public onLogOut(): void {
      this.userService.isUserLoggedIn.next(false);
      localStorage.removeItem('user');
    }

    Now, first, we’ll mock the localstorage in the spec file as shown below

    let setUpLocalStorageMock = () => {
      localStorageMock = (function () {
        let store: any = {};
    
        return {
          getItem(key: string) {
            return store[key];
          },
          setItem(key: string, value: string) {
            store[key] = value;
          },
          clear() {
            store = {};
          },
          removeItem(key: string) {
            delete store[key];
          },
          getAll() {
            return store;
          },
        };
      })();
    
      // this is the place where we place our mocked localstorage instead of the real one.
      Object.defineProperty(window, 'localStorage', { value: localStorageMock });
    
      localStorage.setItem('user', JSON.stringify(userData));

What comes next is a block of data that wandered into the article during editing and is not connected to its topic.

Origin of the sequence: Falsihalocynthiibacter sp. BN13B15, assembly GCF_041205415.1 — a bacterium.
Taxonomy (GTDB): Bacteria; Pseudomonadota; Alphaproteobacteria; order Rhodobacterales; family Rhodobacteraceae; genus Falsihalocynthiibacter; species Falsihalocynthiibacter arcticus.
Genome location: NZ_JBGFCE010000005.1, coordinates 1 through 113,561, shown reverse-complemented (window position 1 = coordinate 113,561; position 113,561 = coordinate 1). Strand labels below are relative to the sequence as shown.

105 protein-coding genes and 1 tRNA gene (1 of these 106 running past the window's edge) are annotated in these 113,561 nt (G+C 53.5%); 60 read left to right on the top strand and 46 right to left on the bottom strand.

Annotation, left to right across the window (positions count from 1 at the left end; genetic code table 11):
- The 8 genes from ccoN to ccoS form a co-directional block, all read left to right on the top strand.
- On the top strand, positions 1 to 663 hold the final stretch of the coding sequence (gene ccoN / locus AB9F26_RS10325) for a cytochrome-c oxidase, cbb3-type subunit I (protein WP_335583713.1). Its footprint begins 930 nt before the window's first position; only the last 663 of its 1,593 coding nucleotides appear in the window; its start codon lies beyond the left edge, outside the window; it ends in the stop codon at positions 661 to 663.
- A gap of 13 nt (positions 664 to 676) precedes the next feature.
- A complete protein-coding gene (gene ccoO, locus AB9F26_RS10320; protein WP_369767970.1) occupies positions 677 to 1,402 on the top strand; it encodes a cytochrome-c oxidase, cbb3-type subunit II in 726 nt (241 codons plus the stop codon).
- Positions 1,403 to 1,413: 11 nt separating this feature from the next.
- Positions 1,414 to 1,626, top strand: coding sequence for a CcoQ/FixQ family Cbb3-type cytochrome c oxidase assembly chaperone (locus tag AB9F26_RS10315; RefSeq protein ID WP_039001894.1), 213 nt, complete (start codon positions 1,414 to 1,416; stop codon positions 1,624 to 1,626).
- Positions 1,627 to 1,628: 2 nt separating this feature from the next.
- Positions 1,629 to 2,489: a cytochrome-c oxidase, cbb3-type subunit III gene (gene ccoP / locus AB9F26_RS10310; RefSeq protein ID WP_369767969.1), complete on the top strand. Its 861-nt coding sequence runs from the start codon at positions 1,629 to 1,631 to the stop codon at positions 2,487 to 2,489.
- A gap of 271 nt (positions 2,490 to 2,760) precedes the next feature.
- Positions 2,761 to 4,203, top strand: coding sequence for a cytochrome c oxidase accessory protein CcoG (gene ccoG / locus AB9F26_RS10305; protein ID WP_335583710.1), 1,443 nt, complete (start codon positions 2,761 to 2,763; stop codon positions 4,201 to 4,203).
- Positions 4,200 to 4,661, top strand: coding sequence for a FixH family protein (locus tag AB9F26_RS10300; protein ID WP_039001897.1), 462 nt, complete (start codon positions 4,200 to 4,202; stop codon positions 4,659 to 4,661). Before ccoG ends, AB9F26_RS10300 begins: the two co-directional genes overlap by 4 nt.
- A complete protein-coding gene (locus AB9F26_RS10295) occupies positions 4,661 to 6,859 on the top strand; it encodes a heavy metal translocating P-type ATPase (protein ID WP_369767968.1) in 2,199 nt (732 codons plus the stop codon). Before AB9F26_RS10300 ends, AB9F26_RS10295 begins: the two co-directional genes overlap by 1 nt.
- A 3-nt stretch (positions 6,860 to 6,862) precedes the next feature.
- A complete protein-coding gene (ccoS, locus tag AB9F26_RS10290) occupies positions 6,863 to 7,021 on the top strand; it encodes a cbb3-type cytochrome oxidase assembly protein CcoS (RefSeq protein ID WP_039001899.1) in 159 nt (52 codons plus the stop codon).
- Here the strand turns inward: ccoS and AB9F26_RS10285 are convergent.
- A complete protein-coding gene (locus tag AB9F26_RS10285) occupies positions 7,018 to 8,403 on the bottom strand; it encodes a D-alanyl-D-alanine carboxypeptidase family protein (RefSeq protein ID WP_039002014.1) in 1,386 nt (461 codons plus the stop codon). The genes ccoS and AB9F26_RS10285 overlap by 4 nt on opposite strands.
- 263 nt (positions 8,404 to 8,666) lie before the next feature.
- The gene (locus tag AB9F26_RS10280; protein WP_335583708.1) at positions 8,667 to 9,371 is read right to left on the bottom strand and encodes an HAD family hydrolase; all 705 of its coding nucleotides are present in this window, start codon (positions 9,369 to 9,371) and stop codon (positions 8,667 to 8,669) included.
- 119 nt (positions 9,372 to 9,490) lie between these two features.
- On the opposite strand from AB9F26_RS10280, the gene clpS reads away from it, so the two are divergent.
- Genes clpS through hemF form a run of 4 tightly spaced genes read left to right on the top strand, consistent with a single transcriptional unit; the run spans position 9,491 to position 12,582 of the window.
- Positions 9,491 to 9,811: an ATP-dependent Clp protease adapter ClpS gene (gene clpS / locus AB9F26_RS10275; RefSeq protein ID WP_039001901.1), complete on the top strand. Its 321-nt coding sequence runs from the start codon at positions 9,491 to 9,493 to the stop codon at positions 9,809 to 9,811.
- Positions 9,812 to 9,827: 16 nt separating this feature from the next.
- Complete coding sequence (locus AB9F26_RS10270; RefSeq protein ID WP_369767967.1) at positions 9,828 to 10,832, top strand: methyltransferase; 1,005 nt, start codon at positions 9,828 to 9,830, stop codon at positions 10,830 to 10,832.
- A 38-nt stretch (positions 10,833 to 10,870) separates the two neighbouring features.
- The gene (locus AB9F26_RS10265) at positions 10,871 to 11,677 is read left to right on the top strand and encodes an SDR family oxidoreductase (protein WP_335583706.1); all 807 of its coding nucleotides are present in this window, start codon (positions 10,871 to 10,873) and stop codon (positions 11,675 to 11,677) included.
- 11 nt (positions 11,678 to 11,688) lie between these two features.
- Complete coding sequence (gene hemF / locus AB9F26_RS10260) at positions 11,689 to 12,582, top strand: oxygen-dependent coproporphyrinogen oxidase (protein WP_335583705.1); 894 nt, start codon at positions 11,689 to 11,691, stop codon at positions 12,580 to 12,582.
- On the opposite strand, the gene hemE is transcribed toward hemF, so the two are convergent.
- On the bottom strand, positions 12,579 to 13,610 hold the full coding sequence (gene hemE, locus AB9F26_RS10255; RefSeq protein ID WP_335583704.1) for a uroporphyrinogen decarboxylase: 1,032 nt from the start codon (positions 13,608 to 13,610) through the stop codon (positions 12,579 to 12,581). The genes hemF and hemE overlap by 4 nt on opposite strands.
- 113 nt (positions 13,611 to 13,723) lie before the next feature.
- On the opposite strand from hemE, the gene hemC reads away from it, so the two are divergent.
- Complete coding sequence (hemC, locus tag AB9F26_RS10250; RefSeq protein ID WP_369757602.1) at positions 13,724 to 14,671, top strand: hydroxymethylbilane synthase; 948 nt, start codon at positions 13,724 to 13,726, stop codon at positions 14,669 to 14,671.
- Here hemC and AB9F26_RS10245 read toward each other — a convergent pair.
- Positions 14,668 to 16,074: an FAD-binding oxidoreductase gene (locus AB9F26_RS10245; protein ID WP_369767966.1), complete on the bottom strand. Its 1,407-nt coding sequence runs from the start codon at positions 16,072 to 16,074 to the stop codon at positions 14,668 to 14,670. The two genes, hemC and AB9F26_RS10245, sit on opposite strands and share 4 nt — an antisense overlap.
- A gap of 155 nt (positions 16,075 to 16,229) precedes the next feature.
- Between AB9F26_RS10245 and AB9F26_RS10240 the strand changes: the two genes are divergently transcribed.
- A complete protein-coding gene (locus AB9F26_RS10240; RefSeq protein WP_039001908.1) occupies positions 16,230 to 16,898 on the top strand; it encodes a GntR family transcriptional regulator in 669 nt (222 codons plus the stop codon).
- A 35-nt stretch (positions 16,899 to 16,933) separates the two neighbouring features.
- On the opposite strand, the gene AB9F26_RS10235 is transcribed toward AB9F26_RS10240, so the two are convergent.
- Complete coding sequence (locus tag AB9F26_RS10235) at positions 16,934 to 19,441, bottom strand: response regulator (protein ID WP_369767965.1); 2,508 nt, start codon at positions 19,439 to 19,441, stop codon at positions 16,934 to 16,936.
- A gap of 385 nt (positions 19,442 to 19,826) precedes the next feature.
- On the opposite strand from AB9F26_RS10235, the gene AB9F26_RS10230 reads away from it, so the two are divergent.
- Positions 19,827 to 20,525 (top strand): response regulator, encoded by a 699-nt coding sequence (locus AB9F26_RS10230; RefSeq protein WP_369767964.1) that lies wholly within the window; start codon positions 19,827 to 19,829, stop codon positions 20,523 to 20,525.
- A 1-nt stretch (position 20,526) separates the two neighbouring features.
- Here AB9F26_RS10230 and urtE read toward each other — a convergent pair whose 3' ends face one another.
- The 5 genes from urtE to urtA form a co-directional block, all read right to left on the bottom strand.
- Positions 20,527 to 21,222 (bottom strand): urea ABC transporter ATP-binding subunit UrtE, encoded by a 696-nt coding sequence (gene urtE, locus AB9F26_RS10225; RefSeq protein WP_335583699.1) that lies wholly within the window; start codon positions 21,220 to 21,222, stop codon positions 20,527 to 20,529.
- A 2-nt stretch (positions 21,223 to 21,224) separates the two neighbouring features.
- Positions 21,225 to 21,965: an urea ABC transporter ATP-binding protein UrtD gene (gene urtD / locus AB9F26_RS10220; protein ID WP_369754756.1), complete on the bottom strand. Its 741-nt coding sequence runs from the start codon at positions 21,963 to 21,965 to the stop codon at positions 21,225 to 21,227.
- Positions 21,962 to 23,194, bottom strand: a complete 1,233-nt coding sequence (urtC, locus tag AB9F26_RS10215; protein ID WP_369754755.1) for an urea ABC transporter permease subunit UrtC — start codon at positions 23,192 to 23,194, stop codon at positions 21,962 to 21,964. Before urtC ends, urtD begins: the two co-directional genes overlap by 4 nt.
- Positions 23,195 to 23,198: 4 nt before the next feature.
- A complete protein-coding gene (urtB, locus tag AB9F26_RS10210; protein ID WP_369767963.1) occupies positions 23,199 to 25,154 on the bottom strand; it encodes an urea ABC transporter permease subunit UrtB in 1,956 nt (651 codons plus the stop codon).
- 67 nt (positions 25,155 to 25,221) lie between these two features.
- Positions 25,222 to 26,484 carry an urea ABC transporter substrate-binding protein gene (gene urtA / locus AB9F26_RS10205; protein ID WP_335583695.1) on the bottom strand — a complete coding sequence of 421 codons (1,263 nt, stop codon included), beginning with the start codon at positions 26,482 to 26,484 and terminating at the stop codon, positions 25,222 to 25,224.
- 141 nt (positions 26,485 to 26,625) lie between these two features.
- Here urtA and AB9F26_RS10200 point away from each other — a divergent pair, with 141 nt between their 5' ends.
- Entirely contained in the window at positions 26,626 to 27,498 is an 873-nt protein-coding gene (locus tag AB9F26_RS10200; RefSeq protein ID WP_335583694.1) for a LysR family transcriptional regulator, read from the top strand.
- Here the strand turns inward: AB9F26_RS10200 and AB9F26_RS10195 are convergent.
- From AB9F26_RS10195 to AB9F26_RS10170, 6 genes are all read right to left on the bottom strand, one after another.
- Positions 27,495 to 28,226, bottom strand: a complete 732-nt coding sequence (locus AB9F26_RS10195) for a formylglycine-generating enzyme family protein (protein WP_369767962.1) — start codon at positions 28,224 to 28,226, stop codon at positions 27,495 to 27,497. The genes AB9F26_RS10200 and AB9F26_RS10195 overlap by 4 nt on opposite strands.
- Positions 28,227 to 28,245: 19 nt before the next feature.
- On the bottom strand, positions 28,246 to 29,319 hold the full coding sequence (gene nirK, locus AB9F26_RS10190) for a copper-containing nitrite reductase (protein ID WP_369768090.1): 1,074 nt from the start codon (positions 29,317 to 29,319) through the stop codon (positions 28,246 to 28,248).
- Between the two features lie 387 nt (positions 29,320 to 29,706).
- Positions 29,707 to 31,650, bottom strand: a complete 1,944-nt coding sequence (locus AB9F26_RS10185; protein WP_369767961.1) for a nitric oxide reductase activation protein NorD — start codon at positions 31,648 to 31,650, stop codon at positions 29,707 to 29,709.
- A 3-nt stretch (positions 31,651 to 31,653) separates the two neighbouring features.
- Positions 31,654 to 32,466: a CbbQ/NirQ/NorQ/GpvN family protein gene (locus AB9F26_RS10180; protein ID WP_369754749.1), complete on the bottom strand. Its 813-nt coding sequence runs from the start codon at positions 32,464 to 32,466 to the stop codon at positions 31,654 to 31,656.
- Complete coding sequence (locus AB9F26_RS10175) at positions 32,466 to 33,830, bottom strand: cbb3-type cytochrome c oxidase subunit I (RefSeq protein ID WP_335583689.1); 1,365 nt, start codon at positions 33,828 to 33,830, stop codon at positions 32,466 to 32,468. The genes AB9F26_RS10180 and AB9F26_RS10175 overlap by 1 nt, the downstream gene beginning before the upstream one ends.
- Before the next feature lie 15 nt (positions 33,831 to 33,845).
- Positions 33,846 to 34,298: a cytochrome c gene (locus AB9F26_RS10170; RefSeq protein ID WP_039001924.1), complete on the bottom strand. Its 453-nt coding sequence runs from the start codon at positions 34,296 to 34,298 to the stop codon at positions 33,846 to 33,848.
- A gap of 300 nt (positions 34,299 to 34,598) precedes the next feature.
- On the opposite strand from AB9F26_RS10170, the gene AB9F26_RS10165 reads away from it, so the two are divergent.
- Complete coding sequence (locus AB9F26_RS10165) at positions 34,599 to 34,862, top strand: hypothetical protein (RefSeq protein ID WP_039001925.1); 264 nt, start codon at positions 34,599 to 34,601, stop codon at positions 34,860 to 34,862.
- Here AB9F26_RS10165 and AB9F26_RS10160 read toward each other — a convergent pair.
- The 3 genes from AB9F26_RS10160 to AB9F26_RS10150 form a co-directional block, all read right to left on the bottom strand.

};
    

    Note: In the last line, We've also added a fake userData for the actual function to remove.

    Now, you can just add the setUpLocalStorageMock function to your spec file and call it in beforeEach method.

    beforeEach(async () => {
      await TestBed.configureTestingModule({
        declarations: [HomeComponent],
        providers: [{ provide: UserService, useValue: userServiceMock }],
      }).compileComponents();
    
      setUpLocalStorageMock();
    
      fixture = TestBed.createComponent(HomeComponent);
      component = fixture.componentInstance;
      fixture.detectChanges();
    });

    And finally, we’re all set to write an actual test case for the function.

    it('onLogOut function test.', () => {
      /* just for the reference that the user data exist
      initially before we remove it by onLogOut function.
      */
      expect(localStorage.getItem('user')).not.toBeFalsy();
    
      //actual test case starts here.
      component.onLogOut();